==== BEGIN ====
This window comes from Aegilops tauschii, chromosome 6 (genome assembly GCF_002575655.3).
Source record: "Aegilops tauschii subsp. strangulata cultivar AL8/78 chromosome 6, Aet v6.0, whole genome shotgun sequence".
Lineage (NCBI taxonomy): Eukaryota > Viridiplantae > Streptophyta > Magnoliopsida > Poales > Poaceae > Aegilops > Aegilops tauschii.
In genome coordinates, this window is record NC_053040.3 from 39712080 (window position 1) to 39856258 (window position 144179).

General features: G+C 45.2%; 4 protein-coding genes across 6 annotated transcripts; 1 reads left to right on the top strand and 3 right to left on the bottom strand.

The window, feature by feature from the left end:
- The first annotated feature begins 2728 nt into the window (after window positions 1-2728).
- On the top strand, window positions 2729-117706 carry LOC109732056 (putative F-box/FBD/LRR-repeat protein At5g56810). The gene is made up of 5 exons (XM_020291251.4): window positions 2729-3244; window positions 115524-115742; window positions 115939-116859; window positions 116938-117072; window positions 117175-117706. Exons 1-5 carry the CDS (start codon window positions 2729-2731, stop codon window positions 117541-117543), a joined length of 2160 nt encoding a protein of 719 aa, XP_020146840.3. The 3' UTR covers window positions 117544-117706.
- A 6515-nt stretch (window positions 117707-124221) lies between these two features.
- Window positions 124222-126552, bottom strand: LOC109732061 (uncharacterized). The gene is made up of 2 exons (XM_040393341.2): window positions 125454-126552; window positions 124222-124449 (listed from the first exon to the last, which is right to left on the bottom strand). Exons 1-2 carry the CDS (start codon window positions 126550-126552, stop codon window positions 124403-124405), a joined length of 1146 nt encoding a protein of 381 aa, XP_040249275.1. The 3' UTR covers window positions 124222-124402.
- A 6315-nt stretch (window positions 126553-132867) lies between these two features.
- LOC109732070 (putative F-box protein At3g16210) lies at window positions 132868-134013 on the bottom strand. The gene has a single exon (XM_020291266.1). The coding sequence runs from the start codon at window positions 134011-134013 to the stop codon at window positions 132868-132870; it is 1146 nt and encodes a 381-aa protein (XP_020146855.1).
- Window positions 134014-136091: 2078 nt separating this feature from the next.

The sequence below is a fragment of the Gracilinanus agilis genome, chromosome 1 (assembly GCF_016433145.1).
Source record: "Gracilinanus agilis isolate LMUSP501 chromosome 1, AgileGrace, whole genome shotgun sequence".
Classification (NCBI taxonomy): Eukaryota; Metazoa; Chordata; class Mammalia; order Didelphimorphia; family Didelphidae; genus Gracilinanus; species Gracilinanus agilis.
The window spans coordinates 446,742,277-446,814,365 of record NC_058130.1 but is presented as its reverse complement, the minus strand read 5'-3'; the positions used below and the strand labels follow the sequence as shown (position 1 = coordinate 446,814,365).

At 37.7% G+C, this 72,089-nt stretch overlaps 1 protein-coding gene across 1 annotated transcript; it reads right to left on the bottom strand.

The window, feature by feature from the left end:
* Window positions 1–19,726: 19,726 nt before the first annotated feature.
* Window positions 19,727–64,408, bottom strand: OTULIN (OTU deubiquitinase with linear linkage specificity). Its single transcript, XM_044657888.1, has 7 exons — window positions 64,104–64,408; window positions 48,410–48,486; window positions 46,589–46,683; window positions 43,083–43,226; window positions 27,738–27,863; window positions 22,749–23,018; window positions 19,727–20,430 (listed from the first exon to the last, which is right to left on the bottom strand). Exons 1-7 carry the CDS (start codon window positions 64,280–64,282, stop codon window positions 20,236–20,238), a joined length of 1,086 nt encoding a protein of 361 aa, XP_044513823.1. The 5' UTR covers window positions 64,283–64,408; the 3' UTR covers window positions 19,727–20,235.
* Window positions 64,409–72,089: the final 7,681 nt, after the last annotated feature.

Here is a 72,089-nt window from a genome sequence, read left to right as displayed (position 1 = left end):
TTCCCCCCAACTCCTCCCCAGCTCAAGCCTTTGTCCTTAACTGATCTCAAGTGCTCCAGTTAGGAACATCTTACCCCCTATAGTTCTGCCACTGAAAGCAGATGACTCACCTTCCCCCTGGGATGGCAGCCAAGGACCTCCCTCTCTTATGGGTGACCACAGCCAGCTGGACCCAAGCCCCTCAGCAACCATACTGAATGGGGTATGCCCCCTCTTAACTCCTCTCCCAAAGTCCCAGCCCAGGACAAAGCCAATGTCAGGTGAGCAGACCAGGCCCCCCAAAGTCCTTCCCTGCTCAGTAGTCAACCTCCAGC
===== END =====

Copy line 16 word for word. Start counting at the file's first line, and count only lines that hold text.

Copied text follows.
Classification (NCBI taxonomy): Eukaryota; Metazoa; Chordata; class Mammalia; order Didelphimorphia; family Didelphidae; genus Gracilinanus; species Gracilinanus agilis.